Bid protests remind us of video reviews by the referees at a football game: The review slows down the action to provide a clearer picture of what occurred, even if the interpretation isn't always as definitive as hoped. So, when a review committee scoring the construction manager-at-risk competition for a new terminal at New Orleans airport flubbed its first try, the losing team protested and later prevailed.
The full New Orleans Aviation Board now must make a final decision, hopefully with some important takeaways and lessons.
Two joint-venture teams, Hunt Gibbs Boh Metro and Parsons Odebrecht, are competing for the planned $546-million terminal (ENR 5/5 p. 8). In the first scoring of the proposals in May, the teams tied at 999 points out of a possible 1,100. Each of the 11 committee members was allowed to award up to 100 points, only 10 of which were based on cost.
Inexplicably, two members of the review committee—one an experienced construction supervisor and the other an architect—gave both contenders the full 10 points. However, the Hunt Gibbs Boh Metro team contends its plan offered $14 million more in construction benefits.
What accounts for differences in scoring? Human error, subjectivity or an unspoken agenda are possibilities. That's why bid protests, despite the costs and delays they can impose, can help correct flawed selections and ensure everyone, including taxpayers, a smooth, fair process. And it's vital that the selection process keeps within reasonable bounds. Comment from the public during the selection process, while welcome, could sidetrack the committee into matters too complex and controversial to be verified in time.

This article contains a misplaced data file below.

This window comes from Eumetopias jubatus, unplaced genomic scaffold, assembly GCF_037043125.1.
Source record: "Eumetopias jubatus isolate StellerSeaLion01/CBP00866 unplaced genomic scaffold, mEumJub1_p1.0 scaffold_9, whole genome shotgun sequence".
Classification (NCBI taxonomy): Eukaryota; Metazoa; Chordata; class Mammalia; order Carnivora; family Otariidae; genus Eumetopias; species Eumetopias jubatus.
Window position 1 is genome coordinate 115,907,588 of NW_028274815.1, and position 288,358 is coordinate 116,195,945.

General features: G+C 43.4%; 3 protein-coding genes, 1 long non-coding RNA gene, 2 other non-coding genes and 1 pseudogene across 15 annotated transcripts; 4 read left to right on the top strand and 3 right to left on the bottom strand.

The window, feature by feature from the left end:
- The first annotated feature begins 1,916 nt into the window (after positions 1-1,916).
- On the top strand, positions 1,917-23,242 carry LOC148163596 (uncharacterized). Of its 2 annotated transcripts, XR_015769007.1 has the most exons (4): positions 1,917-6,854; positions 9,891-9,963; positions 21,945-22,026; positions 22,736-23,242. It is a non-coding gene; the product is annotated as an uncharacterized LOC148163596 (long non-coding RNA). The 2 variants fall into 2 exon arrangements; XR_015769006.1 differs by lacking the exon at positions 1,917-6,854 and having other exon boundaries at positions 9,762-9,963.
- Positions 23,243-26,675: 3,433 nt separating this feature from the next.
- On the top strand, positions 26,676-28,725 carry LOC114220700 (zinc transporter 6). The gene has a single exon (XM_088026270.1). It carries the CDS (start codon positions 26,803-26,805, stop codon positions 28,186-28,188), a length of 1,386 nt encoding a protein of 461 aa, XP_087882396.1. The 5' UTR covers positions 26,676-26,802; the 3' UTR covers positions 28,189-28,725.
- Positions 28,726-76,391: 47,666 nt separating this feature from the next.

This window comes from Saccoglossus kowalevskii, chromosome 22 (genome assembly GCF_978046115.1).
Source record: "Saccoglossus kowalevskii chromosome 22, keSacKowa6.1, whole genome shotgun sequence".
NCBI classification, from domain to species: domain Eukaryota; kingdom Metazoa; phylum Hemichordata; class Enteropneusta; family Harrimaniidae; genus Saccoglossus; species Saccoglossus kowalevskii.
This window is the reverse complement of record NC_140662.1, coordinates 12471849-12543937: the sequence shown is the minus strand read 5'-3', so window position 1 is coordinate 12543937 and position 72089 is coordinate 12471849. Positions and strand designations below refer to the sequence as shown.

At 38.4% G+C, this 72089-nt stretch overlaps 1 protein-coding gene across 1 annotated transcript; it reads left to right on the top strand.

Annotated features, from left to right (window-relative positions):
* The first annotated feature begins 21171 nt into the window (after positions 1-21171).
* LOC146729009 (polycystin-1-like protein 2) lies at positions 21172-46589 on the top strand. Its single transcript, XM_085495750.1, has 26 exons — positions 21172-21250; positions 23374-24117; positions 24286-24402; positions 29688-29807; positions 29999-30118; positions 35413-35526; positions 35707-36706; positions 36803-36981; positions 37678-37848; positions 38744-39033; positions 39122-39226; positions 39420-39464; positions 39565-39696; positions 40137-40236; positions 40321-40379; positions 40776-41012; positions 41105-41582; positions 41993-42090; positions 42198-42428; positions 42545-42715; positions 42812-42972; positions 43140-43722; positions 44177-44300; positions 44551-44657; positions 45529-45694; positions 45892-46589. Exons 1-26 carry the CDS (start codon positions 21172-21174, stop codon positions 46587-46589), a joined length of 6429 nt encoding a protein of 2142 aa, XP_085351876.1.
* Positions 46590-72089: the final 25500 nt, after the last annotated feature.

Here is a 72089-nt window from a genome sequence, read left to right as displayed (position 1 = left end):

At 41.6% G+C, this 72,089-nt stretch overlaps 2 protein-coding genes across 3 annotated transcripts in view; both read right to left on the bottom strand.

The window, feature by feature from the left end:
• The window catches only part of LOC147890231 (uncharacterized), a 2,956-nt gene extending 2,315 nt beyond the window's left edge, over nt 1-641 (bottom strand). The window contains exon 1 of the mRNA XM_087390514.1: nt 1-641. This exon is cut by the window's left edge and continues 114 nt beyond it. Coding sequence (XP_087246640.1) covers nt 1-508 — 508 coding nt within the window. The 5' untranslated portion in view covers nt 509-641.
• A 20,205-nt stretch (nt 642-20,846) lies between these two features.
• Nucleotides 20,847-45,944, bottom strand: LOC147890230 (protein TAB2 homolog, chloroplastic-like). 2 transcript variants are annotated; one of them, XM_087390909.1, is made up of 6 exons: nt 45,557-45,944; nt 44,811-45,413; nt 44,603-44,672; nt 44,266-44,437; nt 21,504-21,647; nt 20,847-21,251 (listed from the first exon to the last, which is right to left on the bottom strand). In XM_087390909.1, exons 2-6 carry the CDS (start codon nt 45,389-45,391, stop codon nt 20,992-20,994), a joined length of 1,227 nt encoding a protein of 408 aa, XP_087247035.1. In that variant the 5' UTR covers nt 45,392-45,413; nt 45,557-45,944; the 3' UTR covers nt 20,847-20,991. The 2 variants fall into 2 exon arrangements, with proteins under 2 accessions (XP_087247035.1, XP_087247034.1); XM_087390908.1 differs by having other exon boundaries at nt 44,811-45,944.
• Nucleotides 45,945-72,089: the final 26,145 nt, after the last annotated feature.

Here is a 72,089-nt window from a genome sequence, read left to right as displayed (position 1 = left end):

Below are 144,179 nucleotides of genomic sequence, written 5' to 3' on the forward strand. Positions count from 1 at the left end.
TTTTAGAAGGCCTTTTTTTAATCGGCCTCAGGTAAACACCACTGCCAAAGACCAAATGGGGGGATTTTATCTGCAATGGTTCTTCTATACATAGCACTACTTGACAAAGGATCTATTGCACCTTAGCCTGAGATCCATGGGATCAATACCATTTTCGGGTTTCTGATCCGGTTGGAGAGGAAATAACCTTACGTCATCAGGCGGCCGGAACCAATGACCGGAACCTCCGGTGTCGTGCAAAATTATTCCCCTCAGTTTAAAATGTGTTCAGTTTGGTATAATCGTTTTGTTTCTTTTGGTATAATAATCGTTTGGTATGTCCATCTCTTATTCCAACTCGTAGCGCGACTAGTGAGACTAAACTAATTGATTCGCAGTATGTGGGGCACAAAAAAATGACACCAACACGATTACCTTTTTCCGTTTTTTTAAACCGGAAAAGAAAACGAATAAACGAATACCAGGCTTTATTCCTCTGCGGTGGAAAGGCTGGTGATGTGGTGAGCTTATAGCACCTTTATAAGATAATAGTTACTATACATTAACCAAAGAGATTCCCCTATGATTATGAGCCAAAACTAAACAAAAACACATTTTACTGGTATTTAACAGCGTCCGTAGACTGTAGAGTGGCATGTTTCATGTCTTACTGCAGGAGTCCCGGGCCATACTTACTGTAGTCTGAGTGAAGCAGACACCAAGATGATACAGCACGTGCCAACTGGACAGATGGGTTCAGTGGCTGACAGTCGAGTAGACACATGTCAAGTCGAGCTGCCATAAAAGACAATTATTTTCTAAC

That's what happened at an open hearing of the New Orleans Aviation Board, when a former subcontractor accused Woodward Design + Build, a New Orleans-area contractor on the Parsons Odebrecht team, of allowing its employees to make racist comments and send racist emails on a project four years ago. The contractor denied the charges. For undisclosed reasons, its name was not on the team when the relaunched competition started.
We don't know whether political correctness seeped into the process, despite some fairly incriminating emails that found their way into the public hearing. But we do know that contract selection committees need to follow a formal process free of explosive charges of harassment that may influence voting.
For the airport terminal project, the time has come to pick a winner and finish the work for New Orleans' tricentennial in 2018, as Mayor Mitch Landreiu (D) has asked. The aviation board and the city can use the lessons of this experience to assure future selections are made fairly.